Foreign direct investment from the EU in the UK has quadrupled. It more than doubled between 2001 and 2005. That is worth celebrating. An extra 2.75 million jobs have been created throughout the EU.

Mr. Shepherd: It is not about the budget.

Andy Burnham: Let me put a proposition to the hon. Gentleman. When the Republic of Ireland acceded to the European Union, there was considerable spending on structural funding and projects that enhanced economic competitiveness in the republic. Does he claim that some of the improvements in the north-west economy and that in other parts of the UK do not result from greater trade and partnership with the Republic of Ireland? Does not he accept that we have an interest in stronger economies throughout Europe? Economies that are stronger and are growing create more opportunities for our businesses to trade with them.

Mr. Shepherd: The Chief Secretary claimed that inward investment had increased fourfold under the Government’s maladministration, but that has nothing
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to do with the budget settlement. His point was therefore a non-sequitur. The debate has been most frustrating—the Chief Secretary does not appear to grasp the essentials.

Andy Burnham: Let us get down to brass tacks. The hon. Gentleman might not agree, but my position is that British companies began to do more business with companies in the Republic of Ireland following its accession to the European Union and the benefits that its economy gained from that change. There is already much greater trade between this country and businesses in the accession countries. The hon. Gentleman and his colleagues cannot grasp that there is a mutual interest: we all benefit from each other’s success, which is stimulated by the investment that the own resources decision makes possible.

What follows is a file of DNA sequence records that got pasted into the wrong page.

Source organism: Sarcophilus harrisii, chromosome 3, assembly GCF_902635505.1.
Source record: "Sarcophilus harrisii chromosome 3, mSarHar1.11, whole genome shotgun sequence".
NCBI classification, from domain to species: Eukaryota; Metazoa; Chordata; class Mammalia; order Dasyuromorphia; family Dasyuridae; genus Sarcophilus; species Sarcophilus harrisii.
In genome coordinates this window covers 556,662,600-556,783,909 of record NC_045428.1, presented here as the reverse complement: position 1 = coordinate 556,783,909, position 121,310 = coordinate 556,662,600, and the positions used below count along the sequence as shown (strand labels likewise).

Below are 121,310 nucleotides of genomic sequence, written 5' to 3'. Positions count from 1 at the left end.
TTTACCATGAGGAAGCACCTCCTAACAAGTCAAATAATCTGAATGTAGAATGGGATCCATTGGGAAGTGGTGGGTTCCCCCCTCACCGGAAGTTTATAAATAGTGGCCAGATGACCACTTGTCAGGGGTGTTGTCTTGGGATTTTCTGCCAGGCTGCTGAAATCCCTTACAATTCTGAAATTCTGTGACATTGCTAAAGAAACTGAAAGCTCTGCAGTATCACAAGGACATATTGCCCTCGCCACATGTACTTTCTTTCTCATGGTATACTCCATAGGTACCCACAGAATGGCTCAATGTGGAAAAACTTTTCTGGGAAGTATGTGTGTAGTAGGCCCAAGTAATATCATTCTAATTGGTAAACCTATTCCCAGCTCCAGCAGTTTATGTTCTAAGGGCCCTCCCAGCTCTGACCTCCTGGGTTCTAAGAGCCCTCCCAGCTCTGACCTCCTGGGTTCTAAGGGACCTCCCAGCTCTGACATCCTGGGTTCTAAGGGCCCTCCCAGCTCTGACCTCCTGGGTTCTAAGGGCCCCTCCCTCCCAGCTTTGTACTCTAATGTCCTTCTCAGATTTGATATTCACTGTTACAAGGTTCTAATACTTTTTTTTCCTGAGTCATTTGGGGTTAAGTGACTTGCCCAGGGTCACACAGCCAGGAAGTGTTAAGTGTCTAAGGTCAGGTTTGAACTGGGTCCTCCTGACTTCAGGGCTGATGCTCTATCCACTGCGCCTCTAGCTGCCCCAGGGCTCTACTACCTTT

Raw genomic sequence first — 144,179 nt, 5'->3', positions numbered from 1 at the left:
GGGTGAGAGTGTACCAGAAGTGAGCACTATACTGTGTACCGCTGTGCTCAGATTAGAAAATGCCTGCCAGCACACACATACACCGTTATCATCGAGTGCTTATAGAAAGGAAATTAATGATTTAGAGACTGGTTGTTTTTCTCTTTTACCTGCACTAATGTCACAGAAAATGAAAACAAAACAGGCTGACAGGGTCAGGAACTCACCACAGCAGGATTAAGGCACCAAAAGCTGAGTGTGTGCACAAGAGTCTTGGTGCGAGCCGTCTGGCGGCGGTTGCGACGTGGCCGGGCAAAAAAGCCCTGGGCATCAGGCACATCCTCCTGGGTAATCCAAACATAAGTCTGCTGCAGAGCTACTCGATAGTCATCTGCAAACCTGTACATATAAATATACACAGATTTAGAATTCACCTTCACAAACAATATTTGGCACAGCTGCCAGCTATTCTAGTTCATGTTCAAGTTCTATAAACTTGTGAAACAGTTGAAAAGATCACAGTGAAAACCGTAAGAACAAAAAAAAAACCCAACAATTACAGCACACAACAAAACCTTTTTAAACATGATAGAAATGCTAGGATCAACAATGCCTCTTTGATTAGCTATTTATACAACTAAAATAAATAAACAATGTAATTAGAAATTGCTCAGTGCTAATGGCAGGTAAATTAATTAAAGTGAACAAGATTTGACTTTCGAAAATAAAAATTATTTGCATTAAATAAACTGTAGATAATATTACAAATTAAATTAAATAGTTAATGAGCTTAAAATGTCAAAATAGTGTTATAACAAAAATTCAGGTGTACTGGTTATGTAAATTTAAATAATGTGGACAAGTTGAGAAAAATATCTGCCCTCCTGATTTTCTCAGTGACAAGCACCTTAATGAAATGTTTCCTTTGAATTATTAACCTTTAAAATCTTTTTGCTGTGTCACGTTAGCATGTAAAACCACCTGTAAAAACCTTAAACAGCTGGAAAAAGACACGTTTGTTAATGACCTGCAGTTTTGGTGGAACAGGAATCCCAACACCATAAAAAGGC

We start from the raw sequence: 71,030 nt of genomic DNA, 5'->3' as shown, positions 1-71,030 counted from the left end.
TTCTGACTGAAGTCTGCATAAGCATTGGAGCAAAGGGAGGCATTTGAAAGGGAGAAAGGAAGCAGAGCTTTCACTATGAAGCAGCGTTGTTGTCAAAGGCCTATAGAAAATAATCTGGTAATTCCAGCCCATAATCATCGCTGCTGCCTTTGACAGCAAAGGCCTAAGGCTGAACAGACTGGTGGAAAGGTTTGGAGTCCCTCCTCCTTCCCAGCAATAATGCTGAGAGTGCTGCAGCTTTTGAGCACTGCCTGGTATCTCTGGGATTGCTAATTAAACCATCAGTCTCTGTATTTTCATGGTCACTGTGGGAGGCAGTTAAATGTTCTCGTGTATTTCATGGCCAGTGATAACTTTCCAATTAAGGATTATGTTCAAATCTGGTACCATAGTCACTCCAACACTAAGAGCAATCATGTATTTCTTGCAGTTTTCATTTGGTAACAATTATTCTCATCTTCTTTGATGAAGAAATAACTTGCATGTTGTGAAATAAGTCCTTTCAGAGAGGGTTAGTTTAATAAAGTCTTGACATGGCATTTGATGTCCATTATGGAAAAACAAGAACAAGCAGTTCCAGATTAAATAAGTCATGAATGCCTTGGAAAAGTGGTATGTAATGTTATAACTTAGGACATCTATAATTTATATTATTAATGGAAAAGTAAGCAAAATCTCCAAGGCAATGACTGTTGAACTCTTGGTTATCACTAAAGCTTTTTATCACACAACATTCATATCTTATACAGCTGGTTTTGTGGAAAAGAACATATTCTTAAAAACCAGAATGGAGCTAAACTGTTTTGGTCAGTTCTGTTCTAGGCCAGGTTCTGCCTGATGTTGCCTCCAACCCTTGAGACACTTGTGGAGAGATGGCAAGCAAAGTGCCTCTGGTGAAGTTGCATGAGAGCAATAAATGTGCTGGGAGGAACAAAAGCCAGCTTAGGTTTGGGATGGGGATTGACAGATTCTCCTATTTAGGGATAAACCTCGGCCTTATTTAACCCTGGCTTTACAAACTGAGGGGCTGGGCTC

Investment in the infrastructure of the accession countries means that their economies can grow and that they can develop, move forward and become bigger trading partners for the United Kingdom. That is a clear and plausible argument and I am sorry that the hon. Gentleman does not understand it. It is why we support the own resources decision and why I ask hon. Members to vote for Third Reading.

9.59 pm

Mr. Philip Hammond: I am sorry that the Chief Secretary was so disparaging about new clause 1. It was a modestly phrased measure that could have improved the Bill sufficiently for us to tolerate it and extract something from the negotiations in Brussels in December 2005. As it is, without new clause 1, this is a miserable sell-out of a Bill and I shall have to urge my hon. Friends to vote against Third Reading.

Let us be clear. The premise on which the Chief Secretary’s arguments have rested throughout today is that anyone who questions any aspect of what the Government negotiated in Brussels is promoting the immediate collapse of the European Union and the casting into outer darkness of every country in eastern Europe, but that is simply not true. Being an enthusiastic member of an alliance is not a reason for abandoning the interests of those whom Governments are elected to serve, but this Government did indeed abandon those interests.

In May 2005, the Government told us that the British rebate was fully justified and non-negotiable. In June 2005, it was not to be negotiated away, period. Before the Brussels summit in December 2005, however, the rebate apparently was negotiable, but only for guaranteed fundamental reform of the EU budget and of the common agricultural policy in particular. After the Brussels summit, the position was that we would give away £7 billion over seven years and much more in the future. The rebate was gone—traded for a vague and some might even think cynical promise from our European partners to review agricultural spending under the presidency of the country that is one of the largest beneficiaries of that spending.